Interview by Parisa Eshrati
After their show at Beerlands on March 21st, I had the opportunity to briefly speak with Sean, Wayne, and Erin of The Spits. We discussed their latest album, costumes, and world domination.
Last year you re-released Kill the Kool which features some tour-only rarities and demos. Can you tell us about the history of some of these songs? How far back do some of these songs date, are any of them new tracks?
Sean Wood: There were a couple that were just for that album.
Wayne Draves: The fourth and fifth tracks are outtakes and demos from previous releases.
Erin Wood: There are a couple of unreleased singles on there too. We did something with 19 Million that was kind of similar, like outtakes and singles. It was kind of like the next addition.
Sean Wood: There's some shit on there that goes back to 1994 that we recorded on a 4-track in a basement in Seattle. Whenever we do an album like this, you never know what you’re going to get. It’s basically a way to get something new out without having to record new songs – it’s something to sell that’s new. It’s not like we would just put anything out, though. It was something cool that we all really liked.
You guys usually dress up for your live performances in all kinds of costumes. I find it interesting how bands seem to dress up for opposite reasons – either to hide themselves so they stay out of focus or just to have more of a visual aesthetic. Do you feel that your reason falls into either of those categories?
Sean: I think we fall into both of those categories, plus about five more things too. It all started with a band called God Bullies that we grew up watching. They got into costume and they put on a show. The costumes were a part of the show, and those were the kind of shows you really looked forward to. It added a lot to the performance. And yeah, we go out there and put on jenky ass costumes but it goes deeper than just putting on a mask.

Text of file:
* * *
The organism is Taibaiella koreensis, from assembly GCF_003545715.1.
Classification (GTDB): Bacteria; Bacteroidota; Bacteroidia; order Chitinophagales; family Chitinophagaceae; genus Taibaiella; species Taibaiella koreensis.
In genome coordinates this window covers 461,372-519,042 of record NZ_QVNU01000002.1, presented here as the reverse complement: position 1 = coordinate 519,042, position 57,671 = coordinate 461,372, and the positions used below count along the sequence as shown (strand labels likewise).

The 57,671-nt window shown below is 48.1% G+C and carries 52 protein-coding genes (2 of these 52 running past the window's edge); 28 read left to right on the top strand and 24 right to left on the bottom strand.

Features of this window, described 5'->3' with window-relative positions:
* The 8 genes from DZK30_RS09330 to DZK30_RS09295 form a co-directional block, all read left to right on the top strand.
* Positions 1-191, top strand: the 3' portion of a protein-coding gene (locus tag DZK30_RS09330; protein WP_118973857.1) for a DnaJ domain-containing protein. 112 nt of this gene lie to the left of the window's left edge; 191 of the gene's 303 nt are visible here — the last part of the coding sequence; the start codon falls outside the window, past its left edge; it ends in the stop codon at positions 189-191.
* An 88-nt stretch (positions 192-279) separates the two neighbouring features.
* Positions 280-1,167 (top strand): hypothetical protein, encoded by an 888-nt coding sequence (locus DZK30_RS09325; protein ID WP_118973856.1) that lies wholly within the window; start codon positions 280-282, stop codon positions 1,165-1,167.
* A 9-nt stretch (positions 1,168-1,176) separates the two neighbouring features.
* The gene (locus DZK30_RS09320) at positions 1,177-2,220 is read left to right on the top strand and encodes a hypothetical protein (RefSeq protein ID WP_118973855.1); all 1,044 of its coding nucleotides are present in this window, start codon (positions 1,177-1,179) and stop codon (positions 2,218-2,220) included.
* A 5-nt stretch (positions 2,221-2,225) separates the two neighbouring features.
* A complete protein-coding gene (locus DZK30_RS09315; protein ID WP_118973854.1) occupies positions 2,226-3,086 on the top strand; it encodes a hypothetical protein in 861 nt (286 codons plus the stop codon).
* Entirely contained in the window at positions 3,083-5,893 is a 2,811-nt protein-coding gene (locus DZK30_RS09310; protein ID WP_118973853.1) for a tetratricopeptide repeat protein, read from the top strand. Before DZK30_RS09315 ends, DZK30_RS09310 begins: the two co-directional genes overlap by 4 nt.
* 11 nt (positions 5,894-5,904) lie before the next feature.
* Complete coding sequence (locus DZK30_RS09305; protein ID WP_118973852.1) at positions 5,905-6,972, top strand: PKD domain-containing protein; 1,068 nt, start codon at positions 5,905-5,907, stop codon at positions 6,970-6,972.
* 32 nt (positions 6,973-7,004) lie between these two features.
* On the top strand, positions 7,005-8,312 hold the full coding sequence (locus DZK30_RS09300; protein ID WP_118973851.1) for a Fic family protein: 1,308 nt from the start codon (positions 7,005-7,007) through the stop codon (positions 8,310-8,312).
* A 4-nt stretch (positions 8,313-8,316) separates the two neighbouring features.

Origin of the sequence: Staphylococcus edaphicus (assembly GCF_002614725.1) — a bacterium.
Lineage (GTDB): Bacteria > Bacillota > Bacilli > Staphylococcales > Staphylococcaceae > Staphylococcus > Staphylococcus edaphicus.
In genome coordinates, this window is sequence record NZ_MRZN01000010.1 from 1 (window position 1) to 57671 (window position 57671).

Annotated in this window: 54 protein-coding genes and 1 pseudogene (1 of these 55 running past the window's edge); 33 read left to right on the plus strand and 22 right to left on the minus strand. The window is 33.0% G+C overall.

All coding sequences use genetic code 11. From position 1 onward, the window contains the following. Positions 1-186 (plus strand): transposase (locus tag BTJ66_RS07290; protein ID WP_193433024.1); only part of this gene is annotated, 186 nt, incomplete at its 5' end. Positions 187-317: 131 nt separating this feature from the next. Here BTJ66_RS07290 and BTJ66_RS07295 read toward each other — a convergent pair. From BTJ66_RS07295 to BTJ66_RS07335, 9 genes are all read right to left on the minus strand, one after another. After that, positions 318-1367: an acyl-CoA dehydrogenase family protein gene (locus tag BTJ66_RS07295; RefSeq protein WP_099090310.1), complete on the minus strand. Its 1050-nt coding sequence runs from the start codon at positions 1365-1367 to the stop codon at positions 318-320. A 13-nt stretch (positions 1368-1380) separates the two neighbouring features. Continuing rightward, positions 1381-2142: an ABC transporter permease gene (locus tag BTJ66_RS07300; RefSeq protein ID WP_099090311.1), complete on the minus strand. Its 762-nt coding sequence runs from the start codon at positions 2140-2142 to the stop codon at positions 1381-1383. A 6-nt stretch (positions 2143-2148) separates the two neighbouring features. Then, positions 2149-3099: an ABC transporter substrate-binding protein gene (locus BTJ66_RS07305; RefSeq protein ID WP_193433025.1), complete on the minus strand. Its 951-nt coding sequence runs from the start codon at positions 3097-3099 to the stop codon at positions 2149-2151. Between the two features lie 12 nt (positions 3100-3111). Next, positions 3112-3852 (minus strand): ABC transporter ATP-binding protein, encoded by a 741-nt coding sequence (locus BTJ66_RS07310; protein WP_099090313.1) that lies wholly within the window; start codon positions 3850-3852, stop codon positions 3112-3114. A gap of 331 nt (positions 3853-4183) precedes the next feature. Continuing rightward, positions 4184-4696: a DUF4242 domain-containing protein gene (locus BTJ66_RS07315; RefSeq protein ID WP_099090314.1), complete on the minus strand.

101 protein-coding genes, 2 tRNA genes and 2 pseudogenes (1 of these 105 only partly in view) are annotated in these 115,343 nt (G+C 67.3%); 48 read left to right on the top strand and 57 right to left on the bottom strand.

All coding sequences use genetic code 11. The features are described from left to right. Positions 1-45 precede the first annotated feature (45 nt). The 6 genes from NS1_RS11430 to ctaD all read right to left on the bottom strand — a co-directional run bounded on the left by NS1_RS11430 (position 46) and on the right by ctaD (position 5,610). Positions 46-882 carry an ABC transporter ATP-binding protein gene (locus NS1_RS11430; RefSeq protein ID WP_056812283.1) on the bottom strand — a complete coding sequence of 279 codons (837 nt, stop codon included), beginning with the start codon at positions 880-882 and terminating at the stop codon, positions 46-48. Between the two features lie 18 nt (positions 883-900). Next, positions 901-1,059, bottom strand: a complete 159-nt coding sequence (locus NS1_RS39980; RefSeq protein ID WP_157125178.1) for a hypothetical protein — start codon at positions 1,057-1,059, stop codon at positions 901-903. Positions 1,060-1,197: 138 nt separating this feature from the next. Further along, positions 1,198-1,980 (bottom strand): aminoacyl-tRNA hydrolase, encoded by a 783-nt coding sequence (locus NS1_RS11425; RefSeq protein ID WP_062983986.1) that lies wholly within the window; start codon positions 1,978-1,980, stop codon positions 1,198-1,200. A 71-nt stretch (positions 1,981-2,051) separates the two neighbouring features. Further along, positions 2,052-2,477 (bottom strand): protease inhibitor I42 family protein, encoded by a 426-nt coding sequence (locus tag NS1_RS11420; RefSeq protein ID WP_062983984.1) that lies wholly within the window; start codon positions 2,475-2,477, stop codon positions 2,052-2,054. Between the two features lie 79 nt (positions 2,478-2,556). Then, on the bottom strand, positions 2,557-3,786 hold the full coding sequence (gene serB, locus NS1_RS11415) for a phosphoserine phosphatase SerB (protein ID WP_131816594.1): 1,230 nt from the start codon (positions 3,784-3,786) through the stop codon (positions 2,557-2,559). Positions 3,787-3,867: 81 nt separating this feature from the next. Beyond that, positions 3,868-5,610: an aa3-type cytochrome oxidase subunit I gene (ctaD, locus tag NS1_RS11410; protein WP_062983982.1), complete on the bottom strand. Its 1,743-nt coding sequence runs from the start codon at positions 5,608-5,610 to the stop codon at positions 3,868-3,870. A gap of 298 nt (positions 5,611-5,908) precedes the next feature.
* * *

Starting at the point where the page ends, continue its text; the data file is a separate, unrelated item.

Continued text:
Wayne: It goes back to our youth, too. We grew up listening to bands like KISS, Twisted Sister, Iron Maiden and Motley Crue…
Sean: It’s all about the show, man.
Wayne: All those bands had big stage theatrics, and we just do it on a low budget level.
Sean: It’s not to hide or to try and look cool.
Wayne: I think it’s more anti-cool [laughs]. A lot of bands do it and try to act all serious, but we like to come out on stage and have fun.
Sean: I see a ton of bands that will put on some jenky ass costumes, and I feel like there’s no point to that unless there’s a reason behind it. That was our whole thing, it’s part of the show. Once in awhile, we’ll play without costumes and it just doesn’t feel right.
Y’all have been around and making music since the 90s, so I’m curious what it’s like for you all to look back on your earlier releases a decade later. Do you feel like you can still connect with them after all this time?
Sean: Oh yeah, definitely. I think that’s what makes us The Spits. We can play a song that we very first wrote back in the day, and it’s just as big of a hit today as it was then. We try to create something timeless. We can definitely connect. We don’t just write shit to sell it, it’s all from our heart.
Wayne: We play whether the crowd likes it or not. We play it ‘cause we like playing with each other.
Sean: We’re more of a family than we are a band.
Y’all have done a lot of splits in the past with bands such as Nofx and The Triggers. Do you have any splits coming up in the near future, or bands you’d hope to work with?